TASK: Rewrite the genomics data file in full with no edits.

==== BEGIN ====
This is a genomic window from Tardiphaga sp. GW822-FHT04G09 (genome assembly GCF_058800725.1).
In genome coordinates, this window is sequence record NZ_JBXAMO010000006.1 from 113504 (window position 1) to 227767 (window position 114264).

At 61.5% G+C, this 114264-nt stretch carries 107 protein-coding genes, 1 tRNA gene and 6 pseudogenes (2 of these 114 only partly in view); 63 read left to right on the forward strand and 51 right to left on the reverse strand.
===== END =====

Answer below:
This is a genomic window from Tardiphaga sp. GW822-FHT04G09 (genome assembly GCF_058800725.1).
In genome coordinates, this window is sequence record NZ_JBXAMO010000006.1 from 113504 (window position 1) to 227767 (window position 114264).

At 61.5% G+C, this 114264-nt stretch carries 107 protein-coding genes, 1 tRNA gene and 6 pseudogenes (2 of these 114 only partly in view); 63 read left to right on the forward strand and 51 right to left on the reverse strand.